On being reasonable in an unreasonable world

For the last year or so, since the publication of my comic How to be Reasonable: By Someone Who Tried Everything Else I’ve been speaking to the general public and skeptic groups about critical thinking.

I generally speak about why I think being reasonable is such an important project for us as individuals and society as a whole and give a quick run down of some of the most handy critical thinking tools and common logical missteps to watch out for.

In the Q and A or at the pub afterwards people always say: ‘This is all very useful but, how can I make my mother/husband/colleague more reasonable?’ I used to reply ‘I don’t know’, but after thinking and researching the subject for a year or so I now have a few ideas on how to interact with the non-skeptics in your life. That is the topic of this talk written for Skepticamp Manchester 2018 and my new comic How to Change Minds.

Hope it helps.

 Speaking to the secular congregation at Sunday Assembly Brighton. Not a particularly flattering photo, but fun to see Carl Sagan’s famous quote in church.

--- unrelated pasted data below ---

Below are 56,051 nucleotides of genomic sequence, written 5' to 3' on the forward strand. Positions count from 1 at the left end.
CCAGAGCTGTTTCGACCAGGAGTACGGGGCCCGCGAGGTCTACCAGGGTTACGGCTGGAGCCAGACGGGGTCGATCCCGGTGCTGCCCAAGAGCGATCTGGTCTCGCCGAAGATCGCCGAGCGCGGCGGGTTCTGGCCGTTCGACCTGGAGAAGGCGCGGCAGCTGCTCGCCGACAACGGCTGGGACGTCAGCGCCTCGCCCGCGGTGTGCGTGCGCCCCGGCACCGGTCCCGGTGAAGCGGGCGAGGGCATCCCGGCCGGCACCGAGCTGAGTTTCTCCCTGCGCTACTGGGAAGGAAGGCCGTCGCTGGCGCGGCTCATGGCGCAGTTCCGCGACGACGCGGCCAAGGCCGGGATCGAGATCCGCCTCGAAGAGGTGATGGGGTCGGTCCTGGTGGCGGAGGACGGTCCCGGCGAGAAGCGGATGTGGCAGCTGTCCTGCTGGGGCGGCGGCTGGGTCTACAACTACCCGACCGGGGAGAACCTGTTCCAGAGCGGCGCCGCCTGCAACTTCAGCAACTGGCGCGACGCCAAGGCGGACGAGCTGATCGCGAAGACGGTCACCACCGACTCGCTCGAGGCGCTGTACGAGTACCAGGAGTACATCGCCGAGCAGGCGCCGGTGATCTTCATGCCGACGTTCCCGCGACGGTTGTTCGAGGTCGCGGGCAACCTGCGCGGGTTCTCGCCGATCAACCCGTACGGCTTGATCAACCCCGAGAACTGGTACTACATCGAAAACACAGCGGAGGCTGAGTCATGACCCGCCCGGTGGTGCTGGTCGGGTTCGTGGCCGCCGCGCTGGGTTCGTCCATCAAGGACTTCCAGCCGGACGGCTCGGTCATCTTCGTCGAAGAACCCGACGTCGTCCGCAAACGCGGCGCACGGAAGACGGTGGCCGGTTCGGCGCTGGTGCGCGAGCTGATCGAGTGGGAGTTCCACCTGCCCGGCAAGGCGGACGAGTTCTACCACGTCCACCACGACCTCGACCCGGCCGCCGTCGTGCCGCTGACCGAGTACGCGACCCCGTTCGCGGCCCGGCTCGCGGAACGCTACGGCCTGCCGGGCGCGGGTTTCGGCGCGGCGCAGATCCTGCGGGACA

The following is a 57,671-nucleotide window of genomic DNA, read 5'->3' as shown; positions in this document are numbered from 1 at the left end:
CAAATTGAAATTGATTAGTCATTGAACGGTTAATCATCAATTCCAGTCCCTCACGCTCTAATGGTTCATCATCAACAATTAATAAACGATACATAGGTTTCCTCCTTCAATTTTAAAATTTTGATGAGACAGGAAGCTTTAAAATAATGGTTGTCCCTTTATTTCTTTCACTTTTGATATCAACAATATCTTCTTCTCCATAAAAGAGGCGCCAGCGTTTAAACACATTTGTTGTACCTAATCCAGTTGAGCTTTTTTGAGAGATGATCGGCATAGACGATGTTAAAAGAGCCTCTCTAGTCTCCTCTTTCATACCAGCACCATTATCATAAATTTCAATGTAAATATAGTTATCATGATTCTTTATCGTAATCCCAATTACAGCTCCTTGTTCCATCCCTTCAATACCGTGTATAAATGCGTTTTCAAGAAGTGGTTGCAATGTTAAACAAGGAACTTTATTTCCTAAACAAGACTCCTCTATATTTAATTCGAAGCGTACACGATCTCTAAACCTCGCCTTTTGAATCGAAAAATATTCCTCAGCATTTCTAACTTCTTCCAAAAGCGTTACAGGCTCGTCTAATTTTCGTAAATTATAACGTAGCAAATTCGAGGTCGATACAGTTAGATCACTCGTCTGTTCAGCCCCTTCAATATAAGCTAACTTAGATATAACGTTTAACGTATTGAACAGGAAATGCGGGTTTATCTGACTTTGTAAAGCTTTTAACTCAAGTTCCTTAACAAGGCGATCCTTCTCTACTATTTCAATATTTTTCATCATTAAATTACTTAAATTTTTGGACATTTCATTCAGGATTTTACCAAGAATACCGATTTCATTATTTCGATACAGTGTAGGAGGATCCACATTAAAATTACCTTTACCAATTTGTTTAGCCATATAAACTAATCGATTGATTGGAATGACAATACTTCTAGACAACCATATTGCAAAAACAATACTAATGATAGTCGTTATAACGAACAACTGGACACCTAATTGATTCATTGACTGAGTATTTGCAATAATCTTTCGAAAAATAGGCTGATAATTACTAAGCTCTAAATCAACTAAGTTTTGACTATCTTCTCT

Speaking to the secular congregation at Sunday Assembly Brighton. Not a particularly flattering photo, but fun to see Carl Sagan’s famous quote in church.

 

Links and references

For more on the evolution of language read: Natural Language and Natural Selection, Pinker and Bloom (1990)

For more on signalling theory read: The Elephant in the Brain, Simler and Hanson (2017)

Follow Richard Clarke on Twitter @RichClarkePsy Read his work at steemit.com (nonzerosum)

Find out more about Street Epistemology at streetepistemology.com

Being open to changing your own mind is what Peter Boghossian terms ‘doxastic openess’ in A Manual for Creating Atheists (2013)

‘True and useful’ is the heuristic suggested by Sam Harris in his book Lying (2011)

For more on the nature of dishonesty read: The (Honest) Truth About Dishonesty, Ariely (2012)

The website whatstheharm.net documents the stories of people who are injured or killed as a result of not thinking critically.

If you found this talk useful and the images pleasing, you can support my work, and improve your lapel game by buying one of my enamel pins.